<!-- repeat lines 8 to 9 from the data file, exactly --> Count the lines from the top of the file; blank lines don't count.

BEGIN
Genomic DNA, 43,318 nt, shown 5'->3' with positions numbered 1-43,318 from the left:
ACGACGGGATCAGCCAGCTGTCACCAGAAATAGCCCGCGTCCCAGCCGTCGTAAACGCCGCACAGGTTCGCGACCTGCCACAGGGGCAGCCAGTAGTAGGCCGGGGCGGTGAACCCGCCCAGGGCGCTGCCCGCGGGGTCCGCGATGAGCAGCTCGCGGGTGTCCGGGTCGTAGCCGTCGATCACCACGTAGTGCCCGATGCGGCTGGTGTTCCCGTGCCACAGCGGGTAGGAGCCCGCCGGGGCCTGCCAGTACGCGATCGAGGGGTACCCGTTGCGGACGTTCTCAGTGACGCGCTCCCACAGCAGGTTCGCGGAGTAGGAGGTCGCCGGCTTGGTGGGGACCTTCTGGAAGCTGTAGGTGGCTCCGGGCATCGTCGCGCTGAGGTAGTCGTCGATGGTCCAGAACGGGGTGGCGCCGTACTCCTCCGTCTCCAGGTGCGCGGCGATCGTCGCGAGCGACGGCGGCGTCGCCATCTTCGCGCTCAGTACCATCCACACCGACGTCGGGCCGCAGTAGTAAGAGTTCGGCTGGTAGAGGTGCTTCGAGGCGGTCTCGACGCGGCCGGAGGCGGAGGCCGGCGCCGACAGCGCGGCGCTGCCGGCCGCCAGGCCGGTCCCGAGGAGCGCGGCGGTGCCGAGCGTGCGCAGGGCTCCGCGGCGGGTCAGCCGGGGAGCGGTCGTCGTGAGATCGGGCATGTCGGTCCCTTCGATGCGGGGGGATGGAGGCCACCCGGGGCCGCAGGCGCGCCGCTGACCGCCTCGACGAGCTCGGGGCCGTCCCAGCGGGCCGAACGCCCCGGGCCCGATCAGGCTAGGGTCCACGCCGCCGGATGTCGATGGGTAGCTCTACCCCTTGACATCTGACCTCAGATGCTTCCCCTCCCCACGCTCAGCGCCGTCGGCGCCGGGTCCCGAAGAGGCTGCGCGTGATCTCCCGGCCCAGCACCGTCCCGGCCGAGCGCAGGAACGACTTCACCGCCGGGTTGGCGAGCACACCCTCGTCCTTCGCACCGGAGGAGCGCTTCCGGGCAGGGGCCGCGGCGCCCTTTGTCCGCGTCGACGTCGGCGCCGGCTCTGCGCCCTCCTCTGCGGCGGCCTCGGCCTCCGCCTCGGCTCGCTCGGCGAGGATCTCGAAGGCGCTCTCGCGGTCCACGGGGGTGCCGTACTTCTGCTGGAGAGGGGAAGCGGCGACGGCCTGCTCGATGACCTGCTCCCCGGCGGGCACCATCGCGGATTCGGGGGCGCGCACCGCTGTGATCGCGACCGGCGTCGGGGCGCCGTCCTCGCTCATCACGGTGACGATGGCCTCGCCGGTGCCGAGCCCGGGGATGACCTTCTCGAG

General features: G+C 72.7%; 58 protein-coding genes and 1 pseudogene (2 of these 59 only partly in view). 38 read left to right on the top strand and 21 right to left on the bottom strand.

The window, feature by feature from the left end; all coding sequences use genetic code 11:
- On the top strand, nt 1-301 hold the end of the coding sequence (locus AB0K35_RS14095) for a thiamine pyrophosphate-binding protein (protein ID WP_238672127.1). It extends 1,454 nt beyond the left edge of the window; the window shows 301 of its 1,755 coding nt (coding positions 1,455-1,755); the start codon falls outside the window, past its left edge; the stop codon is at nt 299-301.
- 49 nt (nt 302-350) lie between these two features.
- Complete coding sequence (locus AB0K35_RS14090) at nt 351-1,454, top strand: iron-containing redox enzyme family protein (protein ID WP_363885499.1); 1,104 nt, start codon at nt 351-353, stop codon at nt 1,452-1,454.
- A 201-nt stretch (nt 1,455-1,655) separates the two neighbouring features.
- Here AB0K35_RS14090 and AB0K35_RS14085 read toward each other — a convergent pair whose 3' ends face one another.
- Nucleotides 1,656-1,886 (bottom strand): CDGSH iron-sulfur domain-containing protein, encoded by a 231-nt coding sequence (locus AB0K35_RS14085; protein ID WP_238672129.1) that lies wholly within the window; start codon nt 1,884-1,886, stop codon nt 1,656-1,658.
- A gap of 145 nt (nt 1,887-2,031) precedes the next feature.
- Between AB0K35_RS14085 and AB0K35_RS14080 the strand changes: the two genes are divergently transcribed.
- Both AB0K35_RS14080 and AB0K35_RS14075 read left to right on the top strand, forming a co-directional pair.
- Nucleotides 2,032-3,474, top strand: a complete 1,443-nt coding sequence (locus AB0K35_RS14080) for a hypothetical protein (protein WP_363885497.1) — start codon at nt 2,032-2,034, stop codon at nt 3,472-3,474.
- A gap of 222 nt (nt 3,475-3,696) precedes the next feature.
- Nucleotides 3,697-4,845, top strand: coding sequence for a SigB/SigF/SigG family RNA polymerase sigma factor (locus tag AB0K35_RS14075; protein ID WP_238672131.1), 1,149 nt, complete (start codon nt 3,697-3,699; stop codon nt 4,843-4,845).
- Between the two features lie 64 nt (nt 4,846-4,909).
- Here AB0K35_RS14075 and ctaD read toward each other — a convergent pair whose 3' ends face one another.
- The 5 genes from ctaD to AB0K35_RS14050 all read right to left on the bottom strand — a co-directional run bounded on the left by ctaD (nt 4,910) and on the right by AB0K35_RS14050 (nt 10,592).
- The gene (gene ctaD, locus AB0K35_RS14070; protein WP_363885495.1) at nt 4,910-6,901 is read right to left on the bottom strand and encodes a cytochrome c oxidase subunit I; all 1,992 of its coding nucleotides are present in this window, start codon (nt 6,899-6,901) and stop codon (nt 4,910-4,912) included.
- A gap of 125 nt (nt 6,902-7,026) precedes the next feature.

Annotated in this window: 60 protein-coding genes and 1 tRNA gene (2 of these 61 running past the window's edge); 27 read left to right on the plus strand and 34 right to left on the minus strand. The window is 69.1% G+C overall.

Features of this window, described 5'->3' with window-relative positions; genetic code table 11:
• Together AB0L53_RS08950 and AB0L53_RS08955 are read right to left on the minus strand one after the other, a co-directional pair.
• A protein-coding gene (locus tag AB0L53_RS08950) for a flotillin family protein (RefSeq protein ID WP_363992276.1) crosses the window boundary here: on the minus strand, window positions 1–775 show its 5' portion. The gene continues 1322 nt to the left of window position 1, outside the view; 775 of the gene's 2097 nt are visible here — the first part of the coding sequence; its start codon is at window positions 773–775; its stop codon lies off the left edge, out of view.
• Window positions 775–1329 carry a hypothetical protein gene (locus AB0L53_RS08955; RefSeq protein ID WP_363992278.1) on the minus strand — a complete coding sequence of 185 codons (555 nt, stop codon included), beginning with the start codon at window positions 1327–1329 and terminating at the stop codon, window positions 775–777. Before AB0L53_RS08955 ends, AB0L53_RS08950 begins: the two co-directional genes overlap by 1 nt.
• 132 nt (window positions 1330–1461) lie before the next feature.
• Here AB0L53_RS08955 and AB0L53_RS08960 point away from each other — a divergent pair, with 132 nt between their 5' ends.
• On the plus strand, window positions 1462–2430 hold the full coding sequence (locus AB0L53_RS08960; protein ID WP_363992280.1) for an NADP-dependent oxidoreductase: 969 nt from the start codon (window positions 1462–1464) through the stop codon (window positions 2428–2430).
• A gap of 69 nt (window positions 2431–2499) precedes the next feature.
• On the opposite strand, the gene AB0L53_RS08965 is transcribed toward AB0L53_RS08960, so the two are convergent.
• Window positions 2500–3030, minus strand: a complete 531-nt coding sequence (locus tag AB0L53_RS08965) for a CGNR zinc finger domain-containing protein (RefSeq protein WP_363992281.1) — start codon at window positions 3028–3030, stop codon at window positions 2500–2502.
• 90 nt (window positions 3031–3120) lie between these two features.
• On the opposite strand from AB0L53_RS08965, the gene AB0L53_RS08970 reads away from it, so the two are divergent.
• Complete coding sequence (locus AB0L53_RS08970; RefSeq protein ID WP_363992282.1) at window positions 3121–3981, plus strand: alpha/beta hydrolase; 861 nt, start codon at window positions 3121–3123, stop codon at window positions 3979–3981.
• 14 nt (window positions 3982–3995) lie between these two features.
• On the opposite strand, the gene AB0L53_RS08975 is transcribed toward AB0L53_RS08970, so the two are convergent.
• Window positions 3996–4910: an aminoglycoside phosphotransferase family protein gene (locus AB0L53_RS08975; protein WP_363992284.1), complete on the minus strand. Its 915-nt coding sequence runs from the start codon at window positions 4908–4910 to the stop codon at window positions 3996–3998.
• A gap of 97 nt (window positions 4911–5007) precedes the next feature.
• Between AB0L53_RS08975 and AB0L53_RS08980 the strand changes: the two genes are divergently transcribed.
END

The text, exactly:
- A 201-nt stretch (nt 1,455-1,655) separates the two neighbouring features.
- Here AB0K35_RS14090 and AB0K35_RS14085 read toward each other — a convergent pair whose 3' ends face one another.